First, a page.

The U.S. Department of Labor just announced that the unemployment rate had fallen to 4.9 percent.  That’s both good news and bad news. 

The good news is that the economy is basically at full employment.  Most workers who want to find a job can be successful in their quest. 

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The bad news for employers is that it can be difficult to find enough employees to grow their businesses. 

This especially true for small businesses that are more seasonal in nature, companies that need temporary workers for their most busy times of the year. 

And it accentuates the need for seasonal worker visas, known to employers as H2B visas.  Sadly, the federal government is growing increasingly hostile to this important program, putting at risk American jobs. 

The H2B Program is a small but necessary part of the American economic landscape, helping to create and sustain U.S. jobs.  It is a legal visa program, and shouldn’t be considered as part of the immigration debate, because these workers return to their countries of origin after the season is done. 

The H2B Visa Program complements the U.S. workforce.  It doesn’t compete with it.   The number of H2B visas is capped at 66,000 per year, while there are approximately 122 million Americans employed full-time in the United States. (H2B workers account for less than one-tenth of one percent of U.S employment.  Yet, every H2B visa helps sustain 4.6 American jobs.

H2B visa jobs are temporary and seasonal and tend to involve tough manual labor. The jobs are essential to keeping many small businesses running during peak season, but American citizens don’t see them as highly desirable jobs.  That is especially true when the unemployment rate is at 4.9 percent.

The H2B program relies on workers who come to the US for seasonal employment and then go home. These are not immigrant workers.

The landscaping industry is the largest employer of H2B workers. Other sectors that depend heavily on the program include the crabbing industry on Maryland’s Eastern Shore, the hospitality sector on Nantucket, ski resorts in Colorado, the fishing industry in Alaska, and forestry operations in all 50 states. In addition to hiring H2B workers for seasonal jobs, all of these industries also hire U.S. workers, both during their peak seasons and year-round.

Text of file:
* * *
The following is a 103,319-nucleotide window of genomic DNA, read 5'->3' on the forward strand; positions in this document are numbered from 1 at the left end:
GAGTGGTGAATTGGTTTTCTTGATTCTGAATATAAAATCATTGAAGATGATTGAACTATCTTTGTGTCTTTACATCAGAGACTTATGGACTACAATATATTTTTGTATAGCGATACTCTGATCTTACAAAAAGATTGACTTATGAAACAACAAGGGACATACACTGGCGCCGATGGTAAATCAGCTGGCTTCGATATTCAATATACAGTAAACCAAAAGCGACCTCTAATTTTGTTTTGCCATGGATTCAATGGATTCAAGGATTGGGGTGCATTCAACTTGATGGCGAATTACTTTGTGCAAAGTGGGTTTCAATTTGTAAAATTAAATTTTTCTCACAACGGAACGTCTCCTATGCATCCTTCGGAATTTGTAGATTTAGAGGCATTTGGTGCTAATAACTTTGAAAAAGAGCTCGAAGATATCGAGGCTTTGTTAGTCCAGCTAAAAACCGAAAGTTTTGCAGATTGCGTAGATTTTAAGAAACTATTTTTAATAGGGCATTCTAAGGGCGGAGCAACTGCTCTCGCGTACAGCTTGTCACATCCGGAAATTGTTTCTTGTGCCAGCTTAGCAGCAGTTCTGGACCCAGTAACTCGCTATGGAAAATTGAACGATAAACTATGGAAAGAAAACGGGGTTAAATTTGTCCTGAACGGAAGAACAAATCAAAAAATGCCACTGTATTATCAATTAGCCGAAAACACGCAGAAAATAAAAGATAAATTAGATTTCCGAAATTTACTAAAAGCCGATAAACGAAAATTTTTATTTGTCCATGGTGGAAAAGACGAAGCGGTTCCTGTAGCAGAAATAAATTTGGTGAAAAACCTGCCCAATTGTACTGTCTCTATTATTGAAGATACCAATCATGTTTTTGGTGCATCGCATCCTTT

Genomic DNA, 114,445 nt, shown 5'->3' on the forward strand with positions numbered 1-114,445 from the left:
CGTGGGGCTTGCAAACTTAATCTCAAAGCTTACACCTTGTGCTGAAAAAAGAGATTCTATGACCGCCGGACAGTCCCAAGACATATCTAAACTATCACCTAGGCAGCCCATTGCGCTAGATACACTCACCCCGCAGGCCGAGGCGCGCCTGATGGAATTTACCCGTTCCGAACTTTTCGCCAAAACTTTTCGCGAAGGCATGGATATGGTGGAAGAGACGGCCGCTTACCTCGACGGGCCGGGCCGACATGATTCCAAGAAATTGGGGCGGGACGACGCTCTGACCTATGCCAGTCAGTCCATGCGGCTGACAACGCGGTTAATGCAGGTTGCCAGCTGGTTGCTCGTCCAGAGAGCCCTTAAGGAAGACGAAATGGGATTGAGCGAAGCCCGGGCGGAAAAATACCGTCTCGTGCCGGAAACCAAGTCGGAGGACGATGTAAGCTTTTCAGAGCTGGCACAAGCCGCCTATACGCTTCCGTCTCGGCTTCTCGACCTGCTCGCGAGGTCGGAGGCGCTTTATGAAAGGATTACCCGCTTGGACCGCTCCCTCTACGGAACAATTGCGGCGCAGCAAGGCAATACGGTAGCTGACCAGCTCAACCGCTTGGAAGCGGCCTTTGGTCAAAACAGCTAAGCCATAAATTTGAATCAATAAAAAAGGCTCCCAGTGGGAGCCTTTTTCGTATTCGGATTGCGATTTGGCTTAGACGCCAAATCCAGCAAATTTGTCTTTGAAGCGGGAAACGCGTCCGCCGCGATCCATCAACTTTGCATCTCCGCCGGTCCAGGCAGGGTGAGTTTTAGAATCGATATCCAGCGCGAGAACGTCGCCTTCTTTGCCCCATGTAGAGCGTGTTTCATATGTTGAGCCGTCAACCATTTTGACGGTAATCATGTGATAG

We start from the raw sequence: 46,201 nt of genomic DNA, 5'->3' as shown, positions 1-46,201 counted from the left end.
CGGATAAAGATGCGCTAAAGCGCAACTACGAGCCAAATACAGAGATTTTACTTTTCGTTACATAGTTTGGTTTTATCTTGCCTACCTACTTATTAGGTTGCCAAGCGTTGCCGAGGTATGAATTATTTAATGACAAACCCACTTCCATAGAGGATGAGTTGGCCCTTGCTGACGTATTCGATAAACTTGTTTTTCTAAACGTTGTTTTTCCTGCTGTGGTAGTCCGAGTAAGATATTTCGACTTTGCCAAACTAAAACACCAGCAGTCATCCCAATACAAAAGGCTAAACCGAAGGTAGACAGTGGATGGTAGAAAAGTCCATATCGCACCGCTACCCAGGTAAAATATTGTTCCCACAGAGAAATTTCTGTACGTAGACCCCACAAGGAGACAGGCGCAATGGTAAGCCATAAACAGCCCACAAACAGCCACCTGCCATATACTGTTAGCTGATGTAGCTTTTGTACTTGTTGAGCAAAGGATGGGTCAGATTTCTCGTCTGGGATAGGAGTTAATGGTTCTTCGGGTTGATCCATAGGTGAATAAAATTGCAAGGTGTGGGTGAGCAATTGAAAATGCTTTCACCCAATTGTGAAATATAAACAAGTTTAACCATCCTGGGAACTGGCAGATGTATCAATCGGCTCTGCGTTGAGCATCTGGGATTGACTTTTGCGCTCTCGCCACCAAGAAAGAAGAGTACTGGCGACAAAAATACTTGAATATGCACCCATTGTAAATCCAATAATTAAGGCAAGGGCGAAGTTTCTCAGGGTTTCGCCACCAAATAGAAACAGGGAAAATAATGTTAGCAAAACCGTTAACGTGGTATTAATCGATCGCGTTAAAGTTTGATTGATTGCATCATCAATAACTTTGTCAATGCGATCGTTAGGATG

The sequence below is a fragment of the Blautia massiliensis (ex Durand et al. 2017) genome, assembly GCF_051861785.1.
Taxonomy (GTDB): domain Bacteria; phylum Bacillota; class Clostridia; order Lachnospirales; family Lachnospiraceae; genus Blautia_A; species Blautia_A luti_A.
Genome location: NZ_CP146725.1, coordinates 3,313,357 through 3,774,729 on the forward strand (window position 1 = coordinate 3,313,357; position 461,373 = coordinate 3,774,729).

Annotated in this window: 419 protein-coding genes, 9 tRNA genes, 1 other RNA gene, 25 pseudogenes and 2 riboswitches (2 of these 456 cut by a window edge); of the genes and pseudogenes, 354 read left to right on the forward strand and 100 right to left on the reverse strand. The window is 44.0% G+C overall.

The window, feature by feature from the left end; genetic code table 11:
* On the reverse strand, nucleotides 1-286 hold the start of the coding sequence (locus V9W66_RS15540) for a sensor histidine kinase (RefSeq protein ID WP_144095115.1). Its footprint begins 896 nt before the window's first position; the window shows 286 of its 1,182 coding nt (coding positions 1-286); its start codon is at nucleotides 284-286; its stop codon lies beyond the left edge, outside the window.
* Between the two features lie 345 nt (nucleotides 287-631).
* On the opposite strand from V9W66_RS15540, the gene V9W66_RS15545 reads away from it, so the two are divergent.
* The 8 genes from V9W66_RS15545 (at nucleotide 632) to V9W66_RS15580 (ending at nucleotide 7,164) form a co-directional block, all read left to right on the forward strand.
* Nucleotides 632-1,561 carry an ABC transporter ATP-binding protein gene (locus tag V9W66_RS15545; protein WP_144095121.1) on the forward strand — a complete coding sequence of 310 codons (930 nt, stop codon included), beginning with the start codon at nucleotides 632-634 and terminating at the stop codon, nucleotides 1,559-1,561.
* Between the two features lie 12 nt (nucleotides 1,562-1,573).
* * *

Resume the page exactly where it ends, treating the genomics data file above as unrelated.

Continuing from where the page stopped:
The H2B Visa program protects American and foreign workers by placing stiff requirements on the employers who use the program.

Employers must prove they cannot find local US workers to fill the jobs. The US Department of Labor must certify the need for workers and set the amount temporary workers are to be paid, ensuring H2B workers don’t undercut American workers.  The H2B program protects temporary foreign workers from abuse by extending to them critical worker protections including the right to overtime pay and workers’ compensation.

Most of H2B workers express high satisfaction with their jobs and their pay. In fact 82 percent of H2B visa holders are returning workers – proof that they are treated well.

Complicated Federal requirements make it harder for small businesses to comply and add costs to the bottom line for these employers. 

President Obama’s Department of Labor has dramatically slowed the processing time for these visas, making it more difficult for employers to plan for the future.  Without many of these seasonal employees, many of these Mom and Pop businesses might have to close their doors.

It’s good news that we are now at full employment.  The Federal government should do all it can to make certain that small businesses that need seasonal workers have the ability to use the H2B program.  It’s an important way to keep the economy growing and keep America at full employment. 

Hickman is chief executive officer with the National Association of Landscape Professionals. Savoia is interim chief executive officer at AmericanHort.